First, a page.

Wildfires and melody
Luxley opens for Bombay Bicycle Club
House of Blues, Boston
Oct. 18, 2014
Ryan Gray sure knows how to set an audience on fire.
Let me explain. I headed toward the front of the general admission section of the House of Blues apprehensively. The crowd was growing, but incredibly calm, likely resigned to wait the minimum forty-five minutes for a living soul to appear onstage, chattering mildly about their love for the British indie headline act, saving their excitement for the aforementioned band.
Luxley did not give them that option. Not only was the band surprisingly punctual, but after minimal introduction, the venue was filled with the ambitiously vibrant notes of their first song. As soon as the lyrics began, so did the frontman Ryan Gray’s enthusiastic dance moves.
At first, members of the audience turned to each other in confusion, but within a verse the strange looks merged into arms raised and heads bobbing. The set was short, but impactful, Gray moving from stage to railing to the middle of the audience, making the crowd not simply onlookers, but active members of the performance. He was engaging, exciting, spreading his passion for the music through the audience like fire in a forest — one couldn’t help but dance along. No more than halfway through the set, it was already apparent that this opening act wouldn’t be forgotten.
The band’s music was notable in itself. As part of the (presumably) one-band genre of “wildfire dance rock,” the songs featured classically indie undertones, layered melodies, and a bluesy touch. Gray, who is a year out of Tulane’s MD/PhD program, felt his decision to delay practicing medicine and pursue a musical career truly solidify when he wrote the title song of the band’s EP Spirit. He was exposed to music at an early age, both from his father’s career as a musician and the pervasive jazz culture of his hometown, New Orleans.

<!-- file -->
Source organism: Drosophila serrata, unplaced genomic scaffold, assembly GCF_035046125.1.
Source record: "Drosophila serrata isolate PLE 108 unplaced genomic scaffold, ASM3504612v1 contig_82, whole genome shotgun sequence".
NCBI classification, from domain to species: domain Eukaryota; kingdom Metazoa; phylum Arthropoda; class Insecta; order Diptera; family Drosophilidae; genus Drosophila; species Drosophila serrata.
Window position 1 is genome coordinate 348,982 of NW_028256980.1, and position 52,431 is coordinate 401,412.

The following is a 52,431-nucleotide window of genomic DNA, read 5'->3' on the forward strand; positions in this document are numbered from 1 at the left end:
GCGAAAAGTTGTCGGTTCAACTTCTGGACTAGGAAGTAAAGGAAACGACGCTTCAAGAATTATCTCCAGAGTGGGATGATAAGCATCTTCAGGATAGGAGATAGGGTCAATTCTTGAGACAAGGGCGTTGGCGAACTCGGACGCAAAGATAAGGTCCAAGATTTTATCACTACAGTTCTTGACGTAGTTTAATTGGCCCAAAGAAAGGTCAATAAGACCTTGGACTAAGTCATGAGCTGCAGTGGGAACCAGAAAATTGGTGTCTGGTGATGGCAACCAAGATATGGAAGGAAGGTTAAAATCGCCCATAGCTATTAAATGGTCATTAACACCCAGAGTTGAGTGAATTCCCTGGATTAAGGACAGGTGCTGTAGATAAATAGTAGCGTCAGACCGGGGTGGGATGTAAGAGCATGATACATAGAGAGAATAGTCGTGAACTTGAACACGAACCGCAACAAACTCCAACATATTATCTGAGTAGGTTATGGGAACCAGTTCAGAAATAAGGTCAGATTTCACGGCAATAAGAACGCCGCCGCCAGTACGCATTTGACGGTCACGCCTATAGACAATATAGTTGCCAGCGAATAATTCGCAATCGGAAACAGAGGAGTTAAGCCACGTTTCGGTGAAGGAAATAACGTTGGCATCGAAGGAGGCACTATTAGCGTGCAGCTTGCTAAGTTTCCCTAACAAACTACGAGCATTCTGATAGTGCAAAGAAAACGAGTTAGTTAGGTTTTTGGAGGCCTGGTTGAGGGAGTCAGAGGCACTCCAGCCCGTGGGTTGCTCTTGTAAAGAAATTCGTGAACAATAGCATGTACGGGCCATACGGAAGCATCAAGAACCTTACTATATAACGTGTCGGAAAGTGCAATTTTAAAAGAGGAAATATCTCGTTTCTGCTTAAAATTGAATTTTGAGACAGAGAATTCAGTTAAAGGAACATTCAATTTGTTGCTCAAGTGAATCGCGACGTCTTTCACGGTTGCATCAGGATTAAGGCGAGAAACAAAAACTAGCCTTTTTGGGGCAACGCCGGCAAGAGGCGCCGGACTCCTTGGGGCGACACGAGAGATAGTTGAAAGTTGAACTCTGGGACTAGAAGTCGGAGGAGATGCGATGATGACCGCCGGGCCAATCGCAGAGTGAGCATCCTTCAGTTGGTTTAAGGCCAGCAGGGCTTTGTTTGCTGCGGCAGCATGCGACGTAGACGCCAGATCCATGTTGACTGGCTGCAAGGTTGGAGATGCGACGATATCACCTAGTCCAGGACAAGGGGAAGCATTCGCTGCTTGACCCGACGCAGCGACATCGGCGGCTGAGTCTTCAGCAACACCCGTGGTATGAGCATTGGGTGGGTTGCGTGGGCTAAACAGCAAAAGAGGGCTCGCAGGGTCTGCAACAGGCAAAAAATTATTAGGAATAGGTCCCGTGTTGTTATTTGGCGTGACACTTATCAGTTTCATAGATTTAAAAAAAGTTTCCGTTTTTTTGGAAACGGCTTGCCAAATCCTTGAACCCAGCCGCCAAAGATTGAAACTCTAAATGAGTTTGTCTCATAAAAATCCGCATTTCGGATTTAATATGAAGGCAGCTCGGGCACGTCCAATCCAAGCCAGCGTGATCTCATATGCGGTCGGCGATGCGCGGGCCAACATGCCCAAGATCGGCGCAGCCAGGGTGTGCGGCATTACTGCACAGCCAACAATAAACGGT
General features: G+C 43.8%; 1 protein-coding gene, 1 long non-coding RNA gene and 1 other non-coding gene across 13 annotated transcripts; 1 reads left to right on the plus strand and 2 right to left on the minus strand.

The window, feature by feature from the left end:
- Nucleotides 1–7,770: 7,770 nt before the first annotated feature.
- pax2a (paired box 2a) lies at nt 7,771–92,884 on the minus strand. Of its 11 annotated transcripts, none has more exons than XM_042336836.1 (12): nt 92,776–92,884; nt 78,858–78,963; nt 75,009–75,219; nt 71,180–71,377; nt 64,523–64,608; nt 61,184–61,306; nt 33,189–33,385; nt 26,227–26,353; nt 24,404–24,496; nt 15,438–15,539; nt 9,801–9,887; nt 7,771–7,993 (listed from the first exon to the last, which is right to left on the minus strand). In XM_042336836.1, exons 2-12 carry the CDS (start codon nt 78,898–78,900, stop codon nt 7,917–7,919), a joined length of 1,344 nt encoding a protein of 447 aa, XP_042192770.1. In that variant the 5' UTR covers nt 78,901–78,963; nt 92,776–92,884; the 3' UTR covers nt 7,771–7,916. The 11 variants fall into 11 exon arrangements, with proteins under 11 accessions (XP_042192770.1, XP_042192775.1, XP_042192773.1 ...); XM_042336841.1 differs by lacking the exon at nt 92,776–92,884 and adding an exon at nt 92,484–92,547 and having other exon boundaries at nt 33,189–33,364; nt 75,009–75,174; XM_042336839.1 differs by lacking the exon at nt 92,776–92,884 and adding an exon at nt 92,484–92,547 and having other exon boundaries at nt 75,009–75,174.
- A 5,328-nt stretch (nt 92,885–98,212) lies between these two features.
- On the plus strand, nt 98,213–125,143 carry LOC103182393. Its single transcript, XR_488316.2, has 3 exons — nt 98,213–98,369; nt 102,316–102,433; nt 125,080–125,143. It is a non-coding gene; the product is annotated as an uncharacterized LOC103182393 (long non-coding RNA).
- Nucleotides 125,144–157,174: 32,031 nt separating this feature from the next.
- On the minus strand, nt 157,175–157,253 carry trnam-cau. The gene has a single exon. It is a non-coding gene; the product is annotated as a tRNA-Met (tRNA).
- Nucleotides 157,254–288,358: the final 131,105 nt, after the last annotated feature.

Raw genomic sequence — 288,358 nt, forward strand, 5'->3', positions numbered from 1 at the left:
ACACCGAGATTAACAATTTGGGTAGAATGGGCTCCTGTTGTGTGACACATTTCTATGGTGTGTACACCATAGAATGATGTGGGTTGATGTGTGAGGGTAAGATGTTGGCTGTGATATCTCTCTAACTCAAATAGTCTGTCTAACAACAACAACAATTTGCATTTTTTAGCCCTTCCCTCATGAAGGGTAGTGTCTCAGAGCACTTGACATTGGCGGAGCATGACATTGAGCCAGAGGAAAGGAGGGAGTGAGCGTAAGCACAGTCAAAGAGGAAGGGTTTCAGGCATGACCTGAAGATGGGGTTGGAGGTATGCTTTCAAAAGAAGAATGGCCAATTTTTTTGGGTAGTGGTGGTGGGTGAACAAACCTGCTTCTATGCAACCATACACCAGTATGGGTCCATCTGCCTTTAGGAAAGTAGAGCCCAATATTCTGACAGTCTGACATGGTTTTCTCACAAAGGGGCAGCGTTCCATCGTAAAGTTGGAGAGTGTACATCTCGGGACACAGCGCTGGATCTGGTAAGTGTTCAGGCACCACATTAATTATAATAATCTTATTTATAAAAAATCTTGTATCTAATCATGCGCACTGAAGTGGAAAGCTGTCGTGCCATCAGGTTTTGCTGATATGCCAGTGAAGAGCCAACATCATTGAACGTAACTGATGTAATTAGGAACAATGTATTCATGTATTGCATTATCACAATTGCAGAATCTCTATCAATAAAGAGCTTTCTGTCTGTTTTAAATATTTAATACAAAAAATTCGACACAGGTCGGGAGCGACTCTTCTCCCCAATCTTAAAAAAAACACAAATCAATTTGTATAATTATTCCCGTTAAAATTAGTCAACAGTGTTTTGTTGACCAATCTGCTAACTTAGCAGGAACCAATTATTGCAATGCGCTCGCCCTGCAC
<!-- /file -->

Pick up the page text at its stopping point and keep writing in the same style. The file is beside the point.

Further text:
What makes these songs Wildfire is that they’re born from organic experimentation, a plethora of instruments and tunes all “doing their own thing” but coming together to make something great. The “dance” part seems to mainly come from Gray’s grooving onstage, and the “rock” points to the band’s clear alternative influence. Though the name doesn’t seem in any way intuitive, listening to a single song from the group proves that it fits.
If, like Luxley’s Ryan Gray, you find that good music simply comes down to “good melody, that’s it,” or you just want to get a head start on listening to what will soon be playing at hipster apartment parties across the nation, I’d definitely recommend checking them out. Luxley’s Spirit EP is set to arrive in spring of 2015, and I expect (and hope) that there will be plenty more material to come.